Scientists in the US have used NASA's 70-metre-wide Deep Space Network antenna in California to capture the first images of asteroid 2004 BL86, which flew by Earth earlier this week, complete with its own little moon. The asteroid, measures around 325 metres across, and its moon is 70 metres across. 

To give you an idea, about 16 percent of asteroids that fly-by Earth are 200 metres across or larger, and are in a binary system, which means they have a moon or a smaller asteroid orbiting it. Some near-Earth objects (NEOs) have even formed triple systems, which means they have two moons orbiting them through space.

The team was able to measure the asteroid and its moon's sizes, shapes, rotation, surface features and roughness by producing radar images as they zoomed past. On Monday, it was about 1.2 million kilometres away from Earth - about 3.1 times the distance between Earth to the Moon -which is the closest it's going to get to us for at least the next 200 years. And we won't see anything this big (that we know of) getting this close to us until asteroid 1999 AN10 flies by in 2027.

According to NASA, as of this week, a total of 12,165 near-Earth objects have been discovered, 868 of which have a diameter of approximately 1 kilometre or larger. Some 1,544 of these NEOs have been classified as Potentially Hazardous Asteroids (PHAs). Next year, NASA plans to launch a robotic probe onto one of the most potentially hazardous PHAs that we know about - asteroid 101955 Bennu. The mission, called OSIRIS-REx, is expected to land the probe in 2018-2019 and return samples of the asteroid to Earth by 2023.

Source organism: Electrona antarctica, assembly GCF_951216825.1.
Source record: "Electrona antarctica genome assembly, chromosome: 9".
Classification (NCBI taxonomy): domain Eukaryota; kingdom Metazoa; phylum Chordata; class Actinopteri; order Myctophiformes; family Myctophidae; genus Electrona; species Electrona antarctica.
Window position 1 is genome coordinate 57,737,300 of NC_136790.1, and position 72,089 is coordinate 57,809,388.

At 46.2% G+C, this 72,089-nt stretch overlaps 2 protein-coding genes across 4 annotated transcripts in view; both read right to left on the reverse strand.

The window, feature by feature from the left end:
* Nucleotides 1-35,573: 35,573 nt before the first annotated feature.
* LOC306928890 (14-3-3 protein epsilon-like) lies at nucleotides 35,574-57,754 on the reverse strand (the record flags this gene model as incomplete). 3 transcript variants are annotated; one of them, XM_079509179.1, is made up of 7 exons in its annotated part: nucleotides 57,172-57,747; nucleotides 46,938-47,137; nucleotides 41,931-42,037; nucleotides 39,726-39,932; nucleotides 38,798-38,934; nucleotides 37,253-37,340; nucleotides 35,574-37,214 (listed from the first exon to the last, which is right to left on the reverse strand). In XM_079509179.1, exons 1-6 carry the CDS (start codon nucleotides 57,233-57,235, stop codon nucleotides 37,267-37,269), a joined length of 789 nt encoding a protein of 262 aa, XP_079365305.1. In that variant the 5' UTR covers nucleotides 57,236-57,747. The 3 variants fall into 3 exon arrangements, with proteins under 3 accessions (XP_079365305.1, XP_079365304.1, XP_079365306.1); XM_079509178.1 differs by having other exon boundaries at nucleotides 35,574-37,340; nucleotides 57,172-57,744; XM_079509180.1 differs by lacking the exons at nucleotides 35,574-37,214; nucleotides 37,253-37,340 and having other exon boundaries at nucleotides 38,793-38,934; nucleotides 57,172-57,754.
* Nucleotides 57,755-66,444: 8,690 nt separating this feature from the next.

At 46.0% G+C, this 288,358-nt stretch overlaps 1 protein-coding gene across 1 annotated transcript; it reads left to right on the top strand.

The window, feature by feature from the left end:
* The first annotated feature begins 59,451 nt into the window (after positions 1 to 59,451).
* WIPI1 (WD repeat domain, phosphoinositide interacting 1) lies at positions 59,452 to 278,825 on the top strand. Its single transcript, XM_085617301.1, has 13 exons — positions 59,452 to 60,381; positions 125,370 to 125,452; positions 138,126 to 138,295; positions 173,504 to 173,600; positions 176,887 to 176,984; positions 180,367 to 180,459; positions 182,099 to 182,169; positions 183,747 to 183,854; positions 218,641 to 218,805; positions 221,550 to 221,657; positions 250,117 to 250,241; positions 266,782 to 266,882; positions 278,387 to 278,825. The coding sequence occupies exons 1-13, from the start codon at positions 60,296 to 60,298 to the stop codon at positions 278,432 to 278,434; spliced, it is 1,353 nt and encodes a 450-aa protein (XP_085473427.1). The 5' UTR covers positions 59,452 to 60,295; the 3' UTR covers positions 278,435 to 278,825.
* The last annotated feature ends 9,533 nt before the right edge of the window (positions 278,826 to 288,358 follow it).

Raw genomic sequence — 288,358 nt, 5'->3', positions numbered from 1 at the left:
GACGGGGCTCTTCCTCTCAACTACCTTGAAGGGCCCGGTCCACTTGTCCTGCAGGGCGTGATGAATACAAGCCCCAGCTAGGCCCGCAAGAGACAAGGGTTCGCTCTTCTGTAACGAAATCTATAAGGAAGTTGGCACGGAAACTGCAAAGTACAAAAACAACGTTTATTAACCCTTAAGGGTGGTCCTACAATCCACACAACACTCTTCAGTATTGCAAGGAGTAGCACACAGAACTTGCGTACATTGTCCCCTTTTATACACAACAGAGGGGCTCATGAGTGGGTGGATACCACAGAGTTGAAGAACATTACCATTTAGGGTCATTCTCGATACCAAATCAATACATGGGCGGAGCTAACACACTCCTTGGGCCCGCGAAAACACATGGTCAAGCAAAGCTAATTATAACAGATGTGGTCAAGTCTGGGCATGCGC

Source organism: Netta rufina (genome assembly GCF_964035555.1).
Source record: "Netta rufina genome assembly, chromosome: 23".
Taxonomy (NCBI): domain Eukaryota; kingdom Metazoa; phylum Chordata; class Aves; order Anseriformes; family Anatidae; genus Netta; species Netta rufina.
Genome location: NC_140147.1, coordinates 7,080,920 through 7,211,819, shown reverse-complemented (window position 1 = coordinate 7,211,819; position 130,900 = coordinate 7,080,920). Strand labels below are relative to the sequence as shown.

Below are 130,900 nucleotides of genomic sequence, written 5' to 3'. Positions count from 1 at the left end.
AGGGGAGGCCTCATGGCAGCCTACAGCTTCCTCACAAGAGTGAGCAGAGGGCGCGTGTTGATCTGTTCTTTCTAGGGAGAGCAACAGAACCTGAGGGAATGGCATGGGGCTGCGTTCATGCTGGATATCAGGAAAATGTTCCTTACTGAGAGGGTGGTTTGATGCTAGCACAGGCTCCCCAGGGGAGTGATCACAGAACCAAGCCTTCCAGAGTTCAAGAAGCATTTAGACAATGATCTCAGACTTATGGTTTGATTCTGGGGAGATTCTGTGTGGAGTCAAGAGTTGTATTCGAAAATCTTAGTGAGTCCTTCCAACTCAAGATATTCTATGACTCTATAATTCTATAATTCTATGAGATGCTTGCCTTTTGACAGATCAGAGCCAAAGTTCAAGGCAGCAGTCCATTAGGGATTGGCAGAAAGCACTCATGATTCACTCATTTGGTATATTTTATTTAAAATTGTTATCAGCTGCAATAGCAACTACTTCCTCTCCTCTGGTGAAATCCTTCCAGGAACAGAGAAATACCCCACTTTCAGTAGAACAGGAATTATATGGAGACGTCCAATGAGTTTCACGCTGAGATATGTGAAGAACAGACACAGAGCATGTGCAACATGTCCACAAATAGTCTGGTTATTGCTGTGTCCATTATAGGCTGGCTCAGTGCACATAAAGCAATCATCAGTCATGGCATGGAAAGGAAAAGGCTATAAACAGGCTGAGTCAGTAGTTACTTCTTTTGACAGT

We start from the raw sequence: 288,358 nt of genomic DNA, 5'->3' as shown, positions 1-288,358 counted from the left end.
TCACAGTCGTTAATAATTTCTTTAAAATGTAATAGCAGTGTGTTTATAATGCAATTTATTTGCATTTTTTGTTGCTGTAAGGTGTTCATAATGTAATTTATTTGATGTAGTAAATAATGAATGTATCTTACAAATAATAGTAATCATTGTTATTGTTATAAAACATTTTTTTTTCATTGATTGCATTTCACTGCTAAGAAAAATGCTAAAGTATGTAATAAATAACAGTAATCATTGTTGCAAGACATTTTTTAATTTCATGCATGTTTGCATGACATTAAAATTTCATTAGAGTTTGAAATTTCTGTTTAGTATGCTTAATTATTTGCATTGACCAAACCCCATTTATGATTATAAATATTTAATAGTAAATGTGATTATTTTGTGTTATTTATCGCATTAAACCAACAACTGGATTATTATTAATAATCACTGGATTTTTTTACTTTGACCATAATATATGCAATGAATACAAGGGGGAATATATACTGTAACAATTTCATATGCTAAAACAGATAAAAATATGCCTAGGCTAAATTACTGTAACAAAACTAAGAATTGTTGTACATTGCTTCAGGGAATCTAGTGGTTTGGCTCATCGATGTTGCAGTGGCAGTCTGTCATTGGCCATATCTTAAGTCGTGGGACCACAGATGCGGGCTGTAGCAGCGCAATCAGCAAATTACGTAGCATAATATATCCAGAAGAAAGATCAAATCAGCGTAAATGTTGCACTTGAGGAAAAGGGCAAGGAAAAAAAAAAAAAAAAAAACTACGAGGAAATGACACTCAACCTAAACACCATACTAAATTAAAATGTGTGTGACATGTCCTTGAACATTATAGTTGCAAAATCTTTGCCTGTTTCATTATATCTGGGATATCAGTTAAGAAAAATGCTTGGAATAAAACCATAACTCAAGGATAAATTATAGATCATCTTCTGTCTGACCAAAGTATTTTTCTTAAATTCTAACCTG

"OSIRIS-REx will survey near-Earth asteroid 101955 Bennu to understand its physical, mineralogical and chemical properties; assess its resource potential; refine the impact hazard; and return a sample to Earth," NASA said in a 2013 press release, when it had selected the spacecraft for the mission. "The spacecraft will rendezvous with the asteroid in 2018. Sample return is planned in 2023. Analysis of the sample returned will reveal the earliest stages of the solar system's evolution and the history of Bennu over the past 4.5 billion years."

Here's what 2004 BL86 looked like as it flew by Earth, with its little companion moon: